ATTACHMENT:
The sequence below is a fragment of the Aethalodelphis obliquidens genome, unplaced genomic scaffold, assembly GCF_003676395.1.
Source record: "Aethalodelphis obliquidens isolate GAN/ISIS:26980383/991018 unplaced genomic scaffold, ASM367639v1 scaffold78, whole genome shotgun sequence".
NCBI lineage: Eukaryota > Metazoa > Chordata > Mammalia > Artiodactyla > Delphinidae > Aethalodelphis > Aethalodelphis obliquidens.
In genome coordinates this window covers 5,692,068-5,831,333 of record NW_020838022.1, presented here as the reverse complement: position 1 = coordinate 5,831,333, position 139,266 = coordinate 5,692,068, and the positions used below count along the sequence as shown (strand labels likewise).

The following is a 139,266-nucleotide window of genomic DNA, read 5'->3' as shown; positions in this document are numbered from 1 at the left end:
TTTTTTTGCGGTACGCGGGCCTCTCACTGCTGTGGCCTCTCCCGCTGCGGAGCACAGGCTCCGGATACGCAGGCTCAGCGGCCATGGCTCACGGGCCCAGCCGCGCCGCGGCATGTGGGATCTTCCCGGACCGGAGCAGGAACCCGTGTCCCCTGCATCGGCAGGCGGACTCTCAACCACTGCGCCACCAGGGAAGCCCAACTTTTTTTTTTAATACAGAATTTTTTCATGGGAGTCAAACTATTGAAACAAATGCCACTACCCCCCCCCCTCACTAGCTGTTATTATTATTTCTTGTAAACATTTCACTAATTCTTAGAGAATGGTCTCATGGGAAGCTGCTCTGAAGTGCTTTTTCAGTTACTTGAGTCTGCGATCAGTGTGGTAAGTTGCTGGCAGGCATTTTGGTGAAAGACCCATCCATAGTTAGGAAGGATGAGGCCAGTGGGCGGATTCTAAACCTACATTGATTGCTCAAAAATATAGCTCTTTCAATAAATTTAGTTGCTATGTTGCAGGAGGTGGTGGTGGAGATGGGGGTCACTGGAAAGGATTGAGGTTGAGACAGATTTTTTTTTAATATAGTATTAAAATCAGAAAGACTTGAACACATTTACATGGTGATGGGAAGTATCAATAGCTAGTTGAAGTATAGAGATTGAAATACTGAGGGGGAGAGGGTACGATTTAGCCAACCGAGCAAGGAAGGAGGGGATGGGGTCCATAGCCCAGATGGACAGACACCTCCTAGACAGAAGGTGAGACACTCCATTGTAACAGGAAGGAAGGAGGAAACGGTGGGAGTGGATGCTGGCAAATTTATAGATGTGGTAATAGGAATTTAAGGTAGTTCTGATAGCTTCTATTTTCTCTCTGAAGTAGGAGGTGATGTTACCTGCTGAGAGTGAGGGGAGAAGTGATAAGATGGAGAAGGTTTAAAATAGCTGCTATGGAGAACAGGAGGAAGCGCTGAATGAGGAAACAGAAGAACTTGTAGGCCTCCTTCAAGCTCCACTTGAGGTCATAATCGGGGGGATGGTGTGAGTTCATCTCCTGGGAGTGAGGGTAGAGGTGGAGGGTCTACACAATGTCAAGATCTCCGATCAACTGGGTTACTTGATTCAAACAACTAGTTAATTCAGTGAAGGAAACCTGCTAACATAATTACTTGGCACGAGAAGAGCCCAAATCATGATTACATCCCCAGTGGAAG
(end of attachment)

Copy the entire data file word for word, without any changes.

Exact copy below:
The sequence below is a fragment of the Aethalodelphis obliquidens genome, unplaced genomic scaffold, assembly GCF_003676395.1.
Source record: "Aethalodelphis obliquidens isolate GAN/ISIS:26980383/991018 unplaced genomic scaffold, ASM367639v1 scaffold78, whole genome shotgun sequence".
NCBI lineage: Eukaryota > Metazoa > Chordata > Mammalia > Artiodactyla > Delphinidae > Aethalodelphis > Aethalodelphis obliquidens.
In genome coordinates this window covers 5,692,068-5,831,333 of record NW_020838022.1, presented here as the reverse complement: position 1 = coordinate 5,831,333, position 139,266 = coordinate 5,692,068, and the positions used below count along the sequence as shown (strand labels likewise).

The following is a 139,266-nucleotide window of genomic DNA, read 5'->3' as shown; positions in this document are numbered from 1 at the left end:
TTTTTTTGCGGTACGCGGGCCTCTCACTGCTGTGGCCTCTCCCGCTGCGGAGCACAGGCTCCGGATACGCAGGCTCAGCGGCCATGGCTCACGGGCCCAGCCGCGCCGCGGCATGTGGGATCTTCCCGGACCGGAGCAGGAACCCGTGTCCCCTGCATCGGCAGGCGGACTCTCAACCACTGCGCCACCAGGGAAGCCCAACTTTTTTTTTTAATACAGAATTTTTTCATGGGAGTCAAACTATTGAAACAAATGCCACTACCCCCCCCCCTCACTAGCTGTTATTATTATTTCTTGTAAACATTTCACTAATTCTTAGAGAATGGTCTCATGGGAAGCTGCTCTGAAGTGCTTTTTCAGTTACTTGAGTCTGCGATCAGTGTGGTAAGTTGCTGGCAGGCATTTTGGTGAAAGACCCATCCATAGTTAGGAAGGATGAGGCCAGTGGGCGGATTCTAAACCTACATTGATTGCTCAAAAATATAGCTCTTTCAATAAATTTAGTTGCTATGTTGCAGGAGGTGGTGGTGGAGATGGGGGTCACTGGAAAGGATTGAGGTTGAGACAGATTTTTTTTTAATATAGTATTAAAATCAGAAAGACTTGAACACATTTACATGGTGATGGGAAGTATCAATAGCTAGTTGAAGTATAGAGATTGAAATACTGAGGGGGAGAGGGTACGATTTAGCCAACCGAGCAAGGAAGGAGGGGATGGGGTCCATAGCCCAGATGGACAGACACCTCCTAGACAGAAGGTGAGACACTCCATTGTAACAGGAAGGAAGGAGGAAACGGTGGGAGTGGATGCTGGCAAATTTATAGATGTGGTAATAGGAATTTAAGGTAGTTCTGATAGCTTCTATTTTCTCTCTGAAGTAGGAGGTGATGTTACCTGCTGAGAGTGAGGGGAGAAGTGATAAGATGGAGAAGGTTTAAAATAGCTGCTATGGAGAACAGGAGGAAGCGCTGAATGAGGAAACAGAAGAACTTGTAGGCCTCCTTCAAGCTCCACTTGAGGTCATAATCGGGGGGATGGTGTGAGTTCATCTCCTGGGAGTGAGGGTAGAGGTGGAGGGTCTACACAATGTCAAGATCTCCGATCAACTGGGTTACTTGATTCAAACAACTAGTTAATTCAGTGAAGGAAACCTGCTAACATAATTACTTGGCACGAGAAGAGCCCAAATCATGATTACATCCCCAGTGGAAG